- Tool platform VSM: The vendor provides a VSM solution that builds on one or more of the stakeholder tools that they provide (eg, an Agile development tool). The benefit here is tight integration with that stakeholder’s tools.
It has been an amazing experience to collaborate with others to get us past the limitations of ALM and help bring this category to life. As the CEO of Tasktop, I’m also thrilled for our VSM platform to be recognized as the only pure play in the Leaders category. In the end, organizations will be leveraging the benefits of multiple vendors, and for many of our customers that includes the solutions provided by ServiceNow and digital.ai. But I fundamentally believe that every large organization needs a VSM solution that is decoupled from their tools, as toolchains will continue to evolve. Not only does a pure play platform enable choice, but it also enables speed to value that, in Tasktop’s experience, is measured in days, not weeks or months.
There is another dimension in VSM paradigms, and that is how value is measured in value streams. This is where I’m thrilled to see the impact that the Flow Framework® defined in Project to Product is making. I put the Flow Framework out there for everyone in the community to leverage, and to help the industry move from proxy metrics to end-to-end value metrics, which are representative of how customers perceive value. These two metrics paradigms are:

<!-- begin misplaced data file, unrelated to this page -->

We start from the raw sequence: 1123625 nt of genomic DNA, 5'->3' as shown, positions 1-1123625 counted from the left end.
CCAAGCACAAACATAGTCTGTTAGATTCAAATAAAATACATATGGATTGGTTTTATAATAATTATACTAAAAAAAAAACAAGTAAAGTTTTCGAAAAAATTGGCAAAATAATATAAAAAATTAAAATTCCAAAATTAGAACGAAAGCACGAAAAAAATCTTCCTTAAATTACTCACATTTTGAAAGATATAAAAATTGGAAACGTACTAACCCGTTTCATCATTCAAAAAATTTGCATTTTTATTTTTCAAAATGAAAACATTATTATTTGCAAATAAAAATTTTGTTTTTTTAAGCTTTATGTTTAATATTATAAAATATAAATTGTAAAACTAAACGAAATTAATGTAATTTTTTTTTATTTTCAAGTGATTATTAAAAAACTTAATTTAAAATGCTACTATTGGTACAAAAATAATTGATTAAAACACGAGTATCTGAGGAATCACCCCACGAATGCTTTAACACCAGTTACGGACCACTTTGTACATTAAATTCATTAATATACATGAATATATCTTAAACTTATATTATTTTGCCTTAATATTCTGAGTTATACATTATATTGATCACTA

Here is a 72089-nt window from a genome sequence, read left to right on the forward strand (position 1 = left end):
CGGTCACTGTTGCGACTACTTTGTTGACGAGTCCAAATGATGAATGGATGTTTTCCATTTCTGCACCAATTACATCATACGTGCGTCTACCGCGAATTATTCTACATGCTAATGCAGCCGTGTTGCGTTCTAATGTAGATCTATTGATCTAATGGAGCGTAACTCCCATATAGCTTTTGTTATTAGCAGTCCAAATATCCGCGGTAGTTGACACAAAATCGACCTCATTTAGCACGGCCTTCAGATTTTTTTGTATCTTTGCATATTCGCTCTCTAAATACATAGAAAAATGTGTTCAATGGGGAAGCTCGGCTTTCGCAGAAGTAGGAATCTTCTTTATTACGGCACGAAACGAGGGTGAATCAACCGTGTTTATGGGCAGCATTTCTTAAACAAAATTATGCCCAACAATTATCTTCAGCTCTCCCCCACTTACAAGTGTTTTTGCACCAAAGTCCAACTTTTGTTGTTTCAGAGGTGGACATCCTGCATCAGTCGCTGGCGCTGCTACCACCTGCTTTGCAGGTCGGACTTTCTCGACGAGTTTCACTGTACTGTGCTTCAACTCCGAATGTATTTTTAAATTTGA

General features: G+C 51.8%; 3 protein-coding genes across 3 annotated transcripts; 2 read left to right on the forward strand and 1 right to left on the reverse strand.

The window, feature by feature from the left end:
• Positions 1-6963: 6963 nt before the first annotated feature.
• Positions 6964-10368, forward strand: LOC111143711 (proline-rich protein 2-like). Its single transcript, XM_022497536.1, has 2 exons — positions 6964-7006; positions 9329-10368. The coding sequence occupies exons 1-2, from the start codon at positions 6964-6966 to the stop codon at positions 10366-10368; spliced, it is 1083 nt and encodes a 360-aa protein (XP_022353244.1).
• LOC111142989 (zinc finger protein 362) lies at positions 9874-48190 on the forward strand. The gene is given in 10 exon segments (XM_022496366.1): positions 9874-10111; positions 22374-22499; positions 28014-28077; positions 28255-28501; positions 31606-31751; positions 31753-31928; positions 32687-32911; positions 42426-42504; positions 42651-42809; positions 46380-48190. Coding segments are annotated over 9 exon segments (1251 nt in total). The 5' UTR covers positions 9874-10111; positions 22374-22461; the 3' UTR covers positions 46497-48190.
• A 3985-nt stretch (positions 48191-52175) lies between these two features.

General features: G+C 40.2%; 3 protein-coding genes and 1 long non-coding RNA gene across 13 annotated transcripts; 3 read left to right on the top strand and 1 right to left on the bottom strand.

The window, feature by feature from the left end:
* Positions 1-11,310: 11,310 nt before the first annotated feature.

- Silo Metrics: These are metrics specific to a tool silo, i.e., a segment of the value stream. For example, Agile burn up and burn down charts, or code-commit to code deploy metrics, give us measurement of a portion but not all of the flow. These metrics often come from a single tool or two adjacent tools in the value stream. They are important to measure for optimizing practices, but not for optimizing the value stream.
- Flow Metrics: These are end-to-end metrics that take into account the entire flow across a value stream. For example, to understand the overall Flow Velocity (how much is delivered) or Flow Time (the end-to-end time to market). These metrics need to span all people, practices and tools in the value stream.
Your VSM strategy will be the foundation of your digital transformation and the shift from project to product. In formulating that strategy, be sure to understand the platform and metrics paradigms that you are deploying, whether that is pure play or tool-based. And no matter what paradigm, make sure that in addition to tracking silo metrics, you have a strategy for Flow Metrics in place. With these end-to-end metrics, you will be able to manage your value streams-with silo metrics alone they will be managing you.
Congratulations to all vendors that are featured in this report. Each of them is hard at work at creating new paradigms and helping pave the path for organizations to thrive in the Age of Software!
The Forrester Wave™ is copyrighted by Forrester Research, Inc. Forrester and Forrester Wave are trademarks of Forrester Research, Inc. The Forrester Wave is a graphical representation of Forrester’s call on a market and is plotted using a detailed spreadsheet with exposed scores, weightings, and comments. Forrester does not endorse any vendor, product, or service depicted in the Forrester Wave. Information is based on best available resources. Opinions reflect judgment at the time and are subject to change.